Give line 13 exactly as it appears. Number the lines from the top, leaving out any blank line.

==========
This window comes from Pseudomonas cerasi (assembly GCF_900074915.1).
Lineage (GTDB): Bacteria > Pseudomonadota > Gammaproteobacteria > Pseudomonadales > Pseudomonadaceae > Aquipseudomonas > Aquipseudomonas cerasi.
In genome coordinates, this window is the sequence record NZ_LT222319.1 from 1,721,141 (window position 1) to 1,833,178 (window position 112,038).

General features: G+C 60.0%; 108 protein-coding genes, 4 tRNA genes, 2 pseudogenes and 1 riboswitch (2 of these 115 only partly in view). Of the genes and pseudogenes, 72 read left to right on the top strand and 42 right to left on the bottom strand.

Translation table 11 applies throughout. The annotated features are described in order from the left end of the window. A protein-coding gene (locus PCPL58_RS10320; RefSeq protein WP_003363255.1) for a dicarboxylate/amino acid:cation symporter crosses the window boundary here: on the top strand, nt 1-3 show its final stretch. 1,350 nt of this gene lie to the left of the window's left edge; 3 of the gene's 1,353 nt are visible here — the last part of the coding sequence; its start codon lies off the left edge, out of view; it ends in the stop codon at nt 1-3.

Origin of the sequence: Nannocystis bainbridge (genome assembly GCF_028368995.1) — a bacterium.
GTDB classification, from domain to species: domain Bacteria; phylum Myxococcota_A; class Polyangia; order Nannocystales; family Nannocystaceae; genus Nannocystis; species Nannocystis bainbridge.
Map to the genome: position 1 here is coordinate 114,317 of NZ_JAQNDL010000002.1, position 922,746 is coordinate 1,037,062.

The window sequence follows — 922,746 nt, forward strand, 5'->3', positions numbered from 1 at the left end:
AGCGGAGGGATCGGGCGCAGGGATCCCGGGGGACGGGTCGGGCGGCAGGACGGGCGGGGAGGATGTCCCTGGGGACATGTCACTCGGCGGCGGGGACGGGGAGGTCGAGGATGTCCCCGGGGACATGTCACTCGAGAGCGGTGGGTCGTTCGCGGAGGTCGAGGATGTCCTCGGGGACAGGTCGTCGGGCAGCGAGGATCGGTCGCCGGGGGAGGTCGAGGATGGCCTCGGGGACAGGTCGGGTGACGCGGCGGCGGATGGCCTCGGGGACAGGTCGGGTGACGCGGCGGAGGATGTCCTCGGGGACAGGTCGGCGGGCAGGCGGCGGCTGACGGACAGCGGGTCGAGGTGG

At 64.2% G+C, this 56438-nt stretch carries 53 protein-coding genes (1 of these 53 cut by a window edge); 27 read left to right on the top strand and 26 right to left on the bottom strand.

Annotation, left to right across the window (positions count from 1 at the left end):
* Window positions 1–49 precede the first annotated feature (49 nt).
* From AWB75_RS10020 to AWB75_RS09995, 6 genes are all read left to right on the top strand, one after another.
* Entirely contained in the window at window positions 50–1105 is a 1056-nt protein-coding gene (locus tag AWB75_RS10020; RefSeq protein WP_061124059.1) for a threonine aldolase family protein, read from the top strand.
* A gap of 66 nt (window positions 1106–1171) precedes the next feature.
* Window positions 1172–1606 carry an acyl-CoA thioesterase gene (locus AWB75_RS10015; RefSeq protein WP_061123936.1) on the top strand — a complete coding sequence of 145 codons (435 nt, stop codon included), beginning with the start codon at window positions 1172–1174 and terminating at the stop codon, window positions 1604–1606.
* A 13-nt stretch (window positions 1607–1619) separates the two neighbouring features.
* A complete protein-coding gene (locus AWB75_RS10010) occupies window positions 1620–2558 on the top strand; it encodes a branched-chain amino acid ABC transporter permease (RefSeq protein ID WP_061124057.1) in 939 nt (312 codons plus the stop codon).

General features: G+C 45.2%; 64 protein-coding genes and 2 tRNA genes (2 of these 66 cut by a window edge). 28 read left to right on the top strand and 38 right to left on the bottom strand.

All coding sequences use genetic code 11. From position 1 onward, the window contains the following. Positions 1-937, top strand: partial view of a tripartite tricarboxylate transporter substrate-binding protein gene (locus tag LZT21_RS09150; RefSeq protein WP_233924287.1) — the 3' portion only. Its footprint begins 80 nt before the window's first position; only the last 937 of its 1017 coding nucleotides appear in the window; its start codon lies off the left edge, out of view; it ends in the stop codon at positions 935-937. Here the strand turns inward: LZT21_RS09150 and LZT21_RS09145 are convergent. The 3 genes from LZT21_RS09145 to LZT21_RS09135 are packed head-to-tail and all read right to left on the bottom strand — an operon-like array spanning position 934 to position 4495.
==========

* Window positions 1–49 precede the first annotated feature (49 nt).